No matter what you call it, this comforting item will calm and settle your little one at night whether it is a soother, dummy, pacifier, comforter or binky.

Sucking is a natural reflex that babies use to feed themselves and comfort themselves. They may even start sucking their thumb in the womb. Although soothers are not a substitute for cuddles, comfort, and feeding when your baby is hungry, they are great for calming and settling them.

Offering your baby a soother at bedtime can be an additional way to comfort him/her in addition to cuddling, rocking, singing lullabies, and all the other things you do to get some sleep.

There are some studies that show that using a soother while your baby sleeps can mean a reduced risk of sudden infant death syndrome (SIDS). It’s not clear exactly why this is the case and there’s no need to give your baby a soother to prevent cot death, but it may make you feel a little less guilty if you choose to. At bedtime, a soother may assist your baby in falling asleep again. But equally you may find yourself being summoned when they lose it.

Offering your baby a soother at bedtime can be an additional way to comfort him/her in addition to cuddling, rocking, singing lullabies, and all the other things you do to get some sleep.
CREDIT: PETER RABBITS BEIGE BABY COMFORTER / A MATTER OF STYLE

Do soothers damage baby’s teeth?

Many parents worry about the impact that soothers can have on their child’s teeth and mouth. Look for soothers designed to fit your baby’s mouth that have been approved by a dentist or orthodontic specialist.

Safety tips when using soothers

  • Check your soother regularly and throw away at the first sign of wear
  • Don’t dip soothers in anything sweet, including juice
  • Keep soothers as clean as possible – sterilise them just as you would a bottle teat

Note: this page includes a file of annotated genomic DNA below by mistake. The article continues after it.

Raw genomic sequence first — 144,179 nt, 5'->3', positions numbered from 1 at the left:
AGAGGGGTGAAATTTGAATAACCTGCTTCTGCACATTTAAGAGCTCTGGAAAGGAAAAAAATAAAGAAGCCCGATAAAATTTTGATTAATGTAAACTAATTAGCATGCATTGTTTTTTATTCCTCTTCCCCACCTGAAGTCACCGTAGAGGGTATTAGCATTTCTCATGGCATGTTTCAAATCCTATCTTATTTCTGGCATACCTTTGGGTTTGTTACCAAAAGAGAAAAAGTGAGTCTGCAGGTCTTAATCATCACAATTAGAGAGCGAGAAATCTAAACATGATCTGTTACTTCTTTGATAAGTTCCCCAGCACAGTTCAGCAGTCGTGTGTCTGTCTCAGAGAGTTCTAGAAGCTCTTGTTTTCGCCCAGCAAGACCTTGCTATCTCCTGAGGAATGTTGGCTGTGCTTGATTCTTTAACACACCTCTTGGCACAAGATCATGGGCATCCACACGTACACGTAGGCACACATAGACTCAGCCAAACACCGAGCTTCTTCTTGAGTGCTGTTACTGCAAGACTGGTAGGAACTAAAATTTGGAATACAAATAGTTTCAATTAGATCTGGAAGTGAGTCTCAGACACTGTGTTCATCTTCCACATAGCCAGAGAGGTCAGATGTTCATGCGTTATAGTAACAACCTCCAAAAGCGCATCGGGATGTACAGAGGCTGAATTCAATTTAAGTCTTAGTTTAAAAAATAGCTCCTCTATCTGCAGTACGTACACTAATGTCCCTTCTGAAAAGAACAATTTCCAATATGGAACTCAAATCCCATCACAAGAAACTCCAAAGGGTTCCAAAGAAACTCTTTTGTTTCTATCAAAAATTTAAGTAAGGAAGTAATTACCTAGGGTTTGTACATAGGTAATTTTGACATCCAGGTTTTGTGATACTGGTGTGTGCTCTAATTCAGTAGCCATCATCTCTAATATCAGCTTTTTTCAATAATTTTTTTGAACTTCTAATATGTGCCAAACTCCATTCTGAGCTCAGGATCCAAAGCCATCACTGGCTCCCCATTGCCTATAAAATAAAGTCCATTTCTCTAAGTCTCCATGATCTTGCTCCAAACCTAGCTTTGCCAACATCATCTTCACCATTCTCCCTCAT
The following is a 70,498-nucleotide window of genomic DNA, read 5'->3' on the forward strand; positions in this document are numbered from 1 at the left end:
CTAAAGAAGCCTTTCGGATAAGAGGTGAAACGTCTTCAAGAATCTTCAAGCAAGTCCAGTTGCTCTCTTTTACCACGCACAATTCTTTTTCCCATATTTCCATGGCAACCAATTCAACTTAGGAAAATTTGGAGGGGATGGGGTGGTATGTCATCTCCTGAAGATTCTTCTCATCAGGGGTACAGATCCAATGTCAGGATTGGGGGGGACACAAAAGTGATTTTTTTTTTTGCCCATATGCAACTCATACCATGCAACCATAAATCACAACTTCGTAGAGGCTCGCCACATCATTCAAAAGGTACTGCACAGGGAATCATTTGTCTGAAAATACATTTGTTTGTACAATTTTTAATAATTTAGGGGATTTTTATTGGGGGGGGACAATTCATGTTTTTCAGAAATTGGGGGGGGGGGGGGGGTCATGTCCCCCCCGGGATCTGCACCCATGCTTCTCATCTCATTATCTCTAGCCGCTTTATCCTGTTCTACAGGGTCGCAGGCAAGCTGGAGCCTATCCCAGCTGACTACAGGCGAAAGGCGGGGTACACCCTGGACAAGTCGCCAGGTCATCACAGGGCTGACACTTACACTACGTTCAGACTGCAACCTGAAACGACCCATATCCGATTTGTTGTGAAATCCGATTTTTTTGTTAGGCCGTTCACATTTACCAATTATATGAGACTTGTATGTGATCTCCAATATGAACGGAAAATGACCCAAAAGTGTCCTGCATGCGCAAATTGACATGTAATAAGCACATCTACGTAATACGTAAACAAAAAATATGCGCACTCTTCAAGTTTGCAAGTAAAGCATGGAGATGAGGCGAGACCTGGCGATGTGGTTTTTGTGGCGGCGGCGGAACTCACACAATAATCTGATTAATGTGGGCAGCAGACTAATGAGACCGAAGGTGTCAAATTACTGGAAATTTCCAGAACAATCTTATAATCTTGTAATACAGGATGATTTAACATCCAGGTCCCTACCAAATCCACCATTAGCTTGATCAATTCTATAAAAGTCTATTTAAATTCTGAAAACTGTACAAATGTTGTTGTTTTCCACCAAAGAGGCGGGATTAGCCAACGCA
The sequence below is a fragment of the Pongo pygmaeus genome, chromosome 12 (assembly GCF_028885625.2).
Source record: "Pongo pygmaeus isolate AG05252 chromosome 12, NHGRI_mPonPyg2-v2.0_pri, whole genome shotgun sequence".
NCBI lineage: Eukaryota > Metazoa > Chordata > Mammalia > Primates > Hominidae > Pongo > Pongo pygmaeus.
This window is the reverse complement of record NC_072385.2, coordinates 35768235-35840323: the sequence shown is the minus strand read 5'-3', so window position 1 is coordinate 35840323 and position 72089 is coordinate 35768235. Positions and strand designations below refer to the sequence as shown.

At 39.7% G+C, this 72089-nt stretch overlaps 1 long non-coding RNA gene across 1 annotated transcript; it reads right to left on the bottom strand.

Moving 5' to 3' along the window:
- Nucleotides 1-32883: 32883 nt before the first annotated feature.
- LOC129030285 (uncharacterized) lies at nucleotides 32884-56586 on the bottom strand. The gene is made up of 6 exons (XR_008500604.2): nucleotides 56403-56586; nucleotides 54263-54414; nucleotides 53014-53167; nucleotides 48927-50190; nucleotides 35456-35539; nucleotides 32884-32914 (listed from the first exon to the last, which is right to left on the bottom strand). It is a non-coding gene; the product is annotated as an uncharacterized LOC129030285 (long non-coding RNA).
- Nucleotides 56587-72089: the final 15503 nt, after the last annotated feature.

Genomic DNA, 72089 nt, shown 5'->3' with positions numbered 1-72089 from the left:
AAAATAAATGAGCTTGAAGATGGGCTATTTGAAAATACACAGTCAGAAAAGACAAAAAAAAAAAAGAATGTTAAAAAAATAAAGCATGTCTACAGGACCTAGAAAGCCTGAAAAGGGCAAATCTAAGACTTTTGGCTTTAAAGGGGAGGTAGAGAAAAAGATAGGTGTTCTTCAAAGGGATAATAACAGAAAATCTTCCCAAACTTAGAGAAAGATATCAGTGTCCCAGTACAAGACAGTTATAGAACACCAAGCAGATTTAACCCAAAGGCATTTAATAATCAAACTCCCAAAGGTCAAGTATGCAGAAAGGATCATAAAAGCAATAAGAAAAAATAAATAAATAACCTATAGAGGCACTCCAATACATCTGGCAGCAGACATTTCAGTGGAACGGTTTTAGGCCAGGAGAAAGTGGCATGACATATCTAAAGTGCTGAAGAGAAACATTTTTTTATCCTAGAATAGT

• Choose BPA free soothers designed for your child’s age
  • Won’t my baby become too attached to a comfort item or soother?

Parents sometimes worry that their children will become so attached to a baby comforter that they will become inconsolable without it. Losing that precious toy or blanky can then become a real source of stress.

If your child is particularly attached to a comfort item, it’s a good idea to keep another one in reserve. Or, if they’re attached to something larger, like a comfort blanket, you may be able to cut them into smaller pieces to have spares. Alternate the comforters so they are equally worn and pick up the same kind of smell. Over time, most children gradually wean themselves off their comfort object, with it becoming less important as they gain independence.

Information you can trust from A Matter Of Style

When it comes to content, our aim is simple: every parent should have access to information they can trust. All of our articles have been thoroughly researched and are based on the latest evidence from reputable and robust sources. Read more about our editorial review process.

Tommeetippee.com. 2021. Is It Okay For My Baby To Use A Comforter To Sleep | Tommee Tippee. [online] Available at: <https://www.tommeetippee.com/en-gb/parent-room/is-it-okay-for-my-child-to-use-a-comfort-object-to-get-to-sleep-at-night> [Accessed 7 October 2021].

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